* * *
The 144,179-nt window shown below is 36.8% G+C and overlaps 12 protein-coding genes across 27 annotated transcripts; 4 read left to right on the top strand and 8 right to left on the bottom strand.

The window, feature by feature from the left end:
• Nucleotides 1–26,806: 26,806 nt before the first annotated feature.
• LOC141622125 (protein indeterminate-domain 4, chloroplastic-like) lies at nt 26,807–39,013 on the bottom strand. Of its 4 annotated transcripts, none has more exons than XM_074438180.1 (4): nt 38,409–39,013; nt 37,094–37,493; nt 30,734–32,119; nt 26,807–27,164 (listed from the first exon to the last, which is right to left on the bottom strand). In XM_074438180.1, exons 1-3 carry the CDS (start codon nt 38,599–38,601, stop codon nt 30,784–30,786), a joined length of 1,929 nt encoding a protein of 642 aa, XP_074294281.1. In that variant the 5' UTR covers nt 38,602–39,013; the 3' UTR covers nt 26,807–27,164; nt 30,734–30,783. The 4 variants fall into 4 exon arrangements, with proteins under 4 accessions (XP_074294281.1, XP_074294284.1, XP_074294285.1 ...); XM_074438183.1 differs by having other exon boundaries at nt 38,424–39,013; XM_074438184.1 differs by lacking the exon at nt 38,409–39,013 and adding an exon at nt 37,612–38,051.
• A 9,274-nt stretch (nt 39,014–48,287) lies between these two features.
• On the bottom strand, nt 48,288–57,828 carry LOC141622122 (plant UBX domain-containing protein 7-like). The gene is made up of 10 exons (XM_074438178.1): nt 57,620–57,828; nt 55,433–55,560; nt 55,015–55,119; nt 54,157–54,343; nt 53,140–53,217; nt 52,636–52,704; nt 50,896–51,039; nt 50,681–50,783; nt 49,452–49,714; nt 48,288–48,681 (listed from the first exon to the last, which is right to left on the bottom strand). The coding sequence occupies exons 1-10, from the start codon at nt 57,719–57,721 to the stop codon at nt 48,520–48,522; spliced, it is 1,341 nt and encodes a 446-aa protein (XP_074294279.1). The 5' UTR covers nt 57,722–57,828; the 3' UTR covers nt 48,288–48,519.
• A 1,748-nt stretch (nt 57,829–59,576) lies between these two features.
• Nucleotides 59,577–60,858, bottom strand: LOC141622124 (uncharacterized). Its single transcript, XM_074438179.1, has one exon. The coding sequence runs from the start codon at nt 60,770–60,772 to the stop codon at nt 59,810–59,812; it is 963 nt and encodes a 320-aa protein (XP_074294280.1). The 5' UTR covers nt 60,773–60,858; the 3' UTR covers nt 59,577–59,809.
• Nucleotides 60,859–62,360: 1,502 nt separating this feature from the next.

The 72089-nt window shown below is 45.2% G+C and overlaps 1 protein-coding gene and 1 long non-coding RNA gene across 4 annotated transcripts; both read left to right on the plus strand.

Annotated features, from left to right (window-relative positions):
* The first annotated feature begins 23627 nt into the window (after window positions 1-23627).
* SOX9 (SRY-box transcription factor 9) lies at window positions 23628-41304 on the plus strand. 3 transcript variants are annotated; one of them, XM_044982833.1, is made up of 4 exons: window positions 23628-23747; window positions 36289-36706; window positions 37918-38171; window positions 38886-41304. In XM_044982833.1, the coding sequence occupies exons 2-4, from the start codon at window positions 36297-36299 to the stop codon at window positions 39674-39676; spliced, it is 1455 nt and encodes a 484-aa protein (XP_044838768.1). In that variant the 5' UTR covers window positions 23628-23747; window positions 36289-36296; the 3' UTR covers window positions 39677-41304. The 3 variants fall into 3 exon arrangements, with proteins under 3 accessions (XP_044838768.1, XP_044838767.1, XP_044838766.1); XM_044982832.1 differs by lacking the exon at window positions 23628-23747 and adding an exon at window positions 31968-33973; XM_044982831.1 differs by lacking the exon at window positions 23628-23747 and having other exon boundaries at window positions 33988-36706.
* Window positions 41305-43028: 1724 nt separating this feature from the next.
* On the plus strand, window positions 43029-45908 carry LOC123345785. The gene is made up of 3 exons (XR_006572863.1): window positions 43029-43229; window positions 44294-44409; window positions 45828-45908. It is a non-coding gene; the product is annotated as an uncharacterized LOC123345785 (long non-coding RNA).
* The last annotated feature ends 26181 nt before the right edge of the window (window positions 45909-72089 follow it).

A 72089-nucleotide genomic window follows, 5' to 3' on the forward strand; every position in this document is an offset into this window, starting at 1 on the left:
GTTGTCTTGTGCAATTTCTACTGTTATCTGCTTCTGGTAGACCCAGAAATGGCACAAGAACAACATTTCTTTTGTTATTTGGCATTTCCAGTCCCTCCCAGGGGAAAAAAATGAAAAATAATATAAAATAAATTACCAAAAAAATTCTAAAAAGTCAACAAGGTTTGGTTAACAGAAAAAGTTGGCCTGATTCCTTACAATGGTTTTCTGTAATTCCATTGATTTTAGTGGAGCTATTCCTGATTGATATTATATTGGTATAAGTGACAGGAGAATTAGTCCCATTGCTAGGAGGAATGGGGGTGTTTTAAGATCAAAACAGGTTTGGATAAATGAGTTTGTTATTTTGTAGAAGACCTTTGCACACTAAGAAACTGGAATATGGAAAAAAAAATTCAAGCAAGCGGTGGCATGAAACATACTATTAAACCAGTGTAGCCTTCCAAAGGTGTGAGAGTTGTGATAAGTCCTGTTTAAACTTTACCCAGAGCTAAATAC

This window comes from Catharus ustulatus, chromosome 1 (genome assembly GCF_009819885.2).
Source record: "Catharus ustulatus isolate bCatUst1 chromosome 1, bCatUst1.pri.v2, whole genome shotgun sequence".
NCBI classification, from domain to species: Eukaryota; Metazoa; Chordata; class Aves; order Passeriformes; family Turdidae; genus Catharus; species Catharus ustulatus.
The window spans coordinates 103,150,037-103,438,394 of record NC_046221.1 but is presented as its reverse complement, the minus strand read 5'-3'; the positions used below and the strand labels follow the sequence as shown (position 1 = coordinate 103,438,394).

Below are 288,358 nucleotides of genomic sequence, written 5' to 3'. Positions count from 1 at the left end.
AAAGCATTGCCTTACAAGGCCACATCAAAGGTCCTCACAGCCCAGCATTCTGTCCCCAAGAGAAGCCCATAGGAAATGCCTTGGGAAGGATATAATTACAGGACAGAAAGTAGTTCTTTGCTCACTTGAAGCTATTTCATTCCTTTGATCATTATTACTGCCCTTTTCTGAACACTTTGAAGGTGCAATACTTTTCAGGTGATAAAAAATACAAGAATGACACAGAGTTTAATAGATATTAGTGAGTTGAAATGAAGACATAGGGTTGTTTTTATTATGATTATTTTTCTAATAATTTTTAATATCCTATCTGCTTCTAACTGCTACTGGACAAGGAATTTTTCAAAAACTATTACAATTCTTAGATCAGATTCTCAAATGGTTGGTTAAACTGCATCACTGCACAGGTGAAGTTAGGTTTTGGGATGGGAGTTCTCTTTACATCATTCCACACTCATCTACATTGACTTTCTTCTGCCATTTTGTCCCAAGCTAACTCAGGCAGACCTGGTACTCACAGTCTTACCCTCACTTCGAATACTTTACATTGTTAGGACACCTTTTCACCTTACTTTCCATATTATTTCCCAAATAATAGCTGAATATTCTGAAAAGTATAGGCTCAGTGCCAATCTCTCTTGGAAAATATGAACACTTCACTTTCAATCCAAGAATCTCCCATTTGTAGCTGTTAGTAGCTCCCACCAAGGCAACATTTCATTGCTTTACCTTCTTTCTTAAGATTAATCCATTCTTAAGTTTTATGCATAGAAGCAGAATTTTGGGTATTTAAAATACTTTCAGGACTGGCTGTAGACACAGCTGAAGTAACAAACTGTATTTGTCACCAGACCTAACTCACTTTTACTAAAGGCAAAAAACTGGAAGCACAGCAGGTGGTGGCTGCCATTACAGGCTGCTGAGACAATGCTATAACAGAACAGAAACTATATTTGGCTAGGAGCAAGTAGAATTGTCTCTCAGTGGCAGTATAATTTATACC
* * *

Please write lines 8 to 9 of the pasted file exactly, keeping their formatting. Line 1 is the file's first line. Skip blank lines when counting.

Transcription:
• Nucleotides 59,577–60,858, bottom strand: LOC141622124 (uncharacterized). Its single transcript, XM_074438179.1, has one exon. The coding sequence runs from the start codon at nt 60,770–60,772 to the stop codon at nt 59,810–59,812; it is 963 nt and encodes a 320-aa protein (XP_074294280.1). The 5' UTR covers nt 60,773–60,858; the 3' UTR covers nt 59,577–59,809.
• Nucleotides 60,859–62,360: 1,502 nt separating this feature from the next.